In its latest episode (November 24th), one of the themes that the new CBC Western series Strange Empire explored was the professional-personal dynamic that exists between specific characters. Set in the Alberta-Montana border region of 1869, the newest installment, entitled “The Oath”, examined the tension of when professional skills and personal sentiments collide.

One of the strongest examples of this dramatic mix occurs early in the episode when US Marshal Mercredi (Tahmoh Penikett) arrives in Janestown while on a search for cattle rustlers. He rides into the settlement just as newly-appointed Janestown sheriff Kat Loving (Cara Gee) is attempting to break up a fight in the mud between Fiona Briggs (Ali Liebert) and Miss Logan (Christie Burke) – a fight over a stolen garter. Startled by his greeting, Kat gets up from the ground surprised and perhaps slightly embarrassed.  Self-consciousness quickly turns to suppressed defiance toward Mercredi. He asks if she has seen the rustlers and she replies that she hadn’t been looking.  The professional then segues into the personal when he states he had expected for Kat to visit him over the past few weeks, alluding to the romantic encounter of her last call. Kat’s dismissal of his presumption is blunt: “You thought wrong, I guess.” Gee’s acting in that scene’s moment is very effective – her eyes are defiant at Mercredi’s expectations and her body language includes a slight shoulder shift that might be interpreted as a “so there”.

The mix of professional and personal tension continues as the scene closes. Mercredi mocks Kat slightly, teasing about her need to deal with the “hardened criminals” he just witnessed fighting and that he doesn’t want such work to get in the way of a friendly visit. Brazenly and in a public voice, Mercredi then declares to Kat as she walks away, “You are allowed to long for a man, Kat Loving, as strong as you are.” Kat turns to ask, “Are you here to give advice or look for cattle thieves?” In that moment, Kat rebuffs Mercredi’s focus on their personal dynamic. Mercredi bids adieu with a courtly “Ma’am” as Kat returns to her exit and she offers up the back of her hand in a dismissive wave as he does – an 1869 version of a “whatever”.

Cara Gee as Kat Loving / CBC Image

Two other examples of the professional-personal tension involve the other two lead female characters in the show; Rebecca Blithely (Melissa Farman) and Isabelle Slotter (Tattiawna Jones). In the case of Blithely, she is called upon to apply her professional skills to amputate the gangrenous leg of her adopted father-turned-husband Thomas (Bill Marchant). While the operation is successful, it reveals that the gangrene has spread into his body and will prove fatal. Spending time together at the close of the episode, a touching mix of the personal & professional occurs when Thomas administers the Hippocratic Oath to Rebecca, thus endorsing her ability as a doctor.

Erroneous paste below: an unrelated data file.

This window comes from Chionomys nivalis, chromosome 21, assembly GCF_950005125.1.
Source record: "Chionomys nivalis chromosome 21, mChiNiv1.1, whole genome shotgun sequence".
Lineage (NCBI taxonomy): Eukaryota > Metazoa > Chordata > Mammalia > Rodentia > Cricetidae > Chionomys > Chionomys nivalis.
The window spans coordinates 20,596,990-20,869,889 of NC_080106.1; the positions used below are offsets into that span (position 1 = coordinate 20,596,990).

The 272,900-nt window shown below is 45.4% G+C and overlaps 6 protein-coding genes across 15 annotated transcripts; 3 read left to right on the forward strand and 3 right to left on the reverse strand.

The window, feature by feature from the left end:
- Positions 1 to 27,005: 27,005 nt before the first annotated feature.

For Isabelle Slotter, the mix of professional and personal leans heavier to the personal side. She visits Ling (Terry Chen), with whom she shared a previous tryst, in the neighboring Chinese settlement under cover of night. He senses that she has at least partly come for a professional opinion as to whether she may be pregnant, as Ling has knowledge of science and medicine. Examining Isabelle, he informs her that he does not think she is pregnant and the scene cuts as they appear to move into another romantic coupling.

L – R Melissa Farman, Cara Gee, Tattiawna Jones / CBC Image

A return to the dynamic between Kat and Mercredi will bookend the episode. With both the direct and indirect help of her adopted children, Kat is able to capture the two cattle rustlers. Mercredi awakes from his tent to discover that Kat has brought the outlaws, bound by rope, directly to his camp while he slept. The professional skills of Kat have trumped his own. As Kat prepares to leave, Mercredi, looking flustered, pauses and then informs her that two bounty hunters had recently passed thru Station House (on the US side) on their way to Texas. He relays that they are looking for a Métis “murderess” that killed a white man in Batoche (located in present-day Saskatchewan). Kat replies that she will keep an eye out for that woman. Mercredi states that a $1000 reward will simply bring more bounty hunters.

Thus, the episode closes with a question about the professional and personal mix between Kat and Mercredi. In the warning to Kat, Mercredi, who clearly suspects she may be the wanted woman, is demonstrating his personal care toward her. However, given Mercredi’s earlier statements about the need for law to apply equally to all, would he exercise his professional authority to arrest Kat if she was to visit him again on the US side? The professional-personal dynamic between the two is now very tense.

Strange Empire airs Monday nights on CBC at 9E and previous episodes can be streamed at Strange Empire. Its first season is now half-way done and Westernsreboot has reviewed each episode to date, beginning with SE – E1. The next installment is Monday, December 1st.

(Copyright – Chad Beharriell)

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